Each basic workflow component can only appear once in the experimental design. It is possible to form an experiment using just the basic workflow components, i.e. fs+mb or fs+mb+ev. In these experiments, feature selection is directly followed by modelling, with external validation of the model on one or more validation cohorts for fs+mb+ev. These options correspond to TRIPOD type 1a and 3, respectively. TRIPOD analysis types 1b and 2 require more complicated experimental designs, which are facilitated by subsampling.

Hyperparameter optimisation does not require explicit specification. Hyperparameter optimisation is conducted when required to determine variable importance and prior to building a model.

Subsampling methods are used to (randomly) sample the data that are not used for external validation, and divide these data into internal development and validation sets. Thus the dataset as a whole is at most divided into three parts: internal development, internal validation and external validation. Familiar implements the following subsampling methods:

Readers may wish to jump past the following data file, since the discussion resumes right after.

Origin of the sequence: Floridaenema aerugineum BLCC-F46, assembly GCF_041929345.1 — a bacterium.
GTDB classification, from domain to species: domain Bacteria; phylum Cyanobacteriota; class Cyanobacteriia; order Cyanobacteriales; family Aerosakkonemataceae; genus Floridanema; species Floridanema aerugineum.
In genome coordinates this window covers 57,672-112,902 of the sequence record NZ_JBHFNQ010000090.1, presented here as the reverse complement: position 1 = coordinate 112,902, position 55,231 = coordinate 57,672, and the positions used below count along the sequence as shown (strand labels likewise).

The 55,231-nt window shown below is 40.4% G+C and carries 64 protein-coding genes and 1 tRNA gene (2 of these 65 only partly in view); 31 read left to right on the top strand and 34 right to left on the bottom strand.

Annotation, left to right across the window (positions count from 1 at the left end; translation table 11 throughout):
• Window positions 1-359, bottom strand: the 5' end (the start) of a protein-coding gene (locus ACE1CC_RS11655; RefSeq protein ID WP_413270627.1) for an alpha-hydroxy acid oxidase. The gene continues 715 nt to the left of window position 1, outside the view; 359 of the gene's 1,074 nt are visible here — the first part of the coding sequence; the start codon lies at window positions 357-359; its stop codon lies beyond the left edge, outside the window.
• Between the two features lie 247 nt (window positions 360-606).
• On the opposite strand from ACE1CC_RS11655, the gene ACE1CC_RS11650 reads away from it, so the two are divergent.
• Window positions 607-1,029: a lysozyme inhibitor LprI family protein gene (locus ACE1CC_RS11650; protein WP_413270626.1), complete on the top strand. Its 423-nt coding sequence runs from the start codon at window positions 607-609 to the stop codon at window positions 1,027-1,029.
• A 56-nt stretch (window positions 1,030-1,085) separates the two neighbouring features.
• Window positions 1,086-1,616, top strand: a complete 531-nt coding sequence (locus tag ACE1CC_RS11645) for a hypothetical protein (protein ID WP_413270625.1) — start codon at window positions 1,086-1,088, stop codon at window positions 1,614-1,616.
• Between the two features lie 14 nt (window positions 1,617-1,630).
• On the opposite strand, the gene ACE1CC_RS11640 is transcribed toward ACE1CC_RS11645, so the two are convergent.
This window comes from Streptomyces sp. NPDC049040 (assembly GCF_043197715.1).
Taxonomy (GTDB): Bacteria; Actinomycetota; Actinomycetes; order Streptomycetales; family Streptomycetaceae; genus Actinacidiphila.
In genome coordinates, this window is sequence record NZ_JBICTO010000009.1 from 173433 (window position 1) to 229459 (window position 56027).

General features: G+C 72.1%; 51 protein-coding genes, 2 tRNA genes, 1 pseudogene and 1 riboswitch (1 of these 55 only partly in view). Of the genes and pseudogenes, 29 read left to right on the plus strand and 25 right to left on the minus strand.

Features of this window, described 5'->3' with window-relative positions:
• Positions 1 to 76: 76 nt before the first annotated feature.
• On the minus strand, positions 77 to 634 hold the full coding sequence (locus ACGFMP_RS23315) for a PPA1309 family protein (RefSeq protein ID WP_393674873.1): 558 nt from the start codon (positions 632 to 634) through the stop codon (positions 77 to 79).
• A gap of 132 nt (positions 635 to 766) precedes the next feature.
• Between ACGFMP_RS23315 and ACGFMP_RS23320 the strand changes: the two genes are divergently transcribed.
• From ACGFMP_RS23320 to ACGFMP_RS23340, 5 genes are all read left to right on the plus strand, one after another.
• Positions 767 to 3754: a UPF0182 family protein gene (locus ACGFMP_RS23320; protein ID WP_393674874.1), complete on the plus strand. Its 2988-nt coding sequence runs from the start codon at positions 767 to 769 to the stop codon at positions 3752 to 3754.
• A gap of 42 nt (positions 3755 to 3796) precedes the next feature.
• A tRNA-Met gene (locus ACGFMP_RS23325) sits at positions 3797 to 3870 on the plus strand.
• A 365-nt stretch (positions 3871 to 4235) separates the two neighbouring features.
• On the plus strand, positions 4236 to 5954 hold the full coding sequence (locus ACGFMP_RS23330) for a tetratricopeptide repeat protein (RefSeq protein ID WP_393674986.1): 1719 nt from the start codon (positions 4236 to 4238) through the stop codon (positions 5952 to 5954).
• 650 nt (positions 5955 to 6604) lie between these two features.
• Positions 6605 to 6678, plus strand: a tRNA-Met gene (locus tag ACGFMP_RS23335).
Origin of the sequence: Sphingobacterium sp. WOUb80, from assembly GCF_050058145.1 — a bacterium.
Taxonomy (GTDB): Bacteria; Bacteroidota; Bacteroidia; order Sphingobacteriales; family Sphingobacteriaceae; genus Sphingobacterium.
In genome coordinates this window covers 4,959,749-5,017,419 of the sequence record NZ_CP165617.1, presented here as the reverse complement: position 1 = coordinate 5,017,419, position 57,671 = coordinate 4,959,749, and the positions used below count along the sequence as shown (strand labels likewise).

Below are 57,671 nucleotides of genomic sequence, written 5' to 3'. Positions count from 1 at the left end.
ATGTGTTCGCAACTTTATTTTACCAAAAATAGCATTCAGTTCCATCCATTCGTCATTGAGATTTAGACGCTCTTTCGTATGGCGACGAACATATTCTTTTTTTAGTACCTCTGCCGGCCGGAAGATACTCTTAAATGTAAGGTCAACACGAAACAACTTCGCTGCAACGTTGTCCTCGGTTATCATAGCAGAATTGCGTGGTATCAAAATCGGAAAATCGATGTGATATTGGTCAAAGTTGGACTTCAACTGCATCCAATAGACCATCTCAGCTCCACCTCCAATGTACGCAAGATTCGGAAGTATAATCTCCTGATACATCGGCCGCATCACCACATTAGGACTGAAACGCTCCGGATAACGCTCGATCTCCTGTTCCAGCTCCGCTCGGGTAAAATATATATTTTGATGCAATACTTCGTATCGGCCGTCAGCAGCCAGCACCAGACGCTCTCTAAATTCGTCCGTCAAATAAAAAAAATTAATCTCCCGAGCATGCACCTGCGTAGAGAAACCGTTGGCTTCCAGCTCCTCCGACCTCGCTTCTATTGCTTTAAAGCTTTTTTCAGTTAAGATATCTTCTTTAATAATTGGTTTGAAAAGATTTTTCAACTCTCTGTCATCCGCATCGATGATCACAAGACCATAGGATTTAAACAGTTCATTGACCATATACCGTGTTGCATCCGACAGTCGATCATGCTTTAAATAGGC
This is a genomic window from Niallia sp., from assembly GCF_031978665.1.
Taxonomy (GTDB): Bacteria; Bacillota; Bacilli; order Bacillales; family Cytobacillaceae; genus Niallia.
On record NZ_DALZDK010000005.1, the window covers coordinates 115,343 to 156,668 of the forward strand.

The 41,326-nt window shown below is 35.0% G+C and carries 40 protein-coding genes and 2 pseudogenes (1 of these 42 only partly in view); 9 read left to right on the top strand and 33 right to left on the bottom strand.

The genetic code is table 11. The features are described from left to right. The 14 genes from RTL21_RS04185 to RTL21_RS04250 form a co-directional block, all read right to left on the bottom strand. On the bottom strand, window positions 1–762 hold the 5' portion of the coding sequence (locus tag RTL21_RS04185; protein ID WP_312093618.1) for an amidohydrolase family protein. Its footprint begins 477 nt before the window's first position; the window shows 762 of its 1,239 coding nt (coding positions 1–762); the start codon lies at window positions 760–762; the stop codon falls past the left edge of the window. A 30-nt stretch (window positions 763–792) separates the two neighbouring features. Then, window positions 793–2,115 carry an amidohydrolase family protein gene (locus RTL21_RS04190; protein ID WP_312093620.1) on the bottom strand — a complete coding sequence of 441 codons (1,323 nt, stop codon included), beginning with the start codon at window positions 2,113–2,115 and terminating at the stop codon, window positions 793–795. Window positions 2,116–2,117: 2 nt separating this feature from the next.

The x argument of subsample methods can contain one or more of the workflow components. Moreover, it is possible to nest subsample methods. For example, experiment_design="cv(bt(fs,50)+mb,5)+ev" would create a 5-fold cross-validation of the development dataset, with each set of training folds again subsampled for feature selection. After aggregating variable importance obtained over 50 bootstraps, a model is trained within each set of training folds, resulting in 5 models overall. The ensemble of these models is then evaluated on an external dataset.

Other designs, such as experiment_design="bs(fs+mb,400)+ev" allow for building large ensembles, and capturing the posterior distribution of the model predictions.

As a final remark: Though it is possible to encapsulate the external validation (ev) workflow component in a subsampler, this is completely unnecessary. Unlike the feature selection (fs) and modelling (mb) components, ev is passive, and only indicates whether external validation should be performed.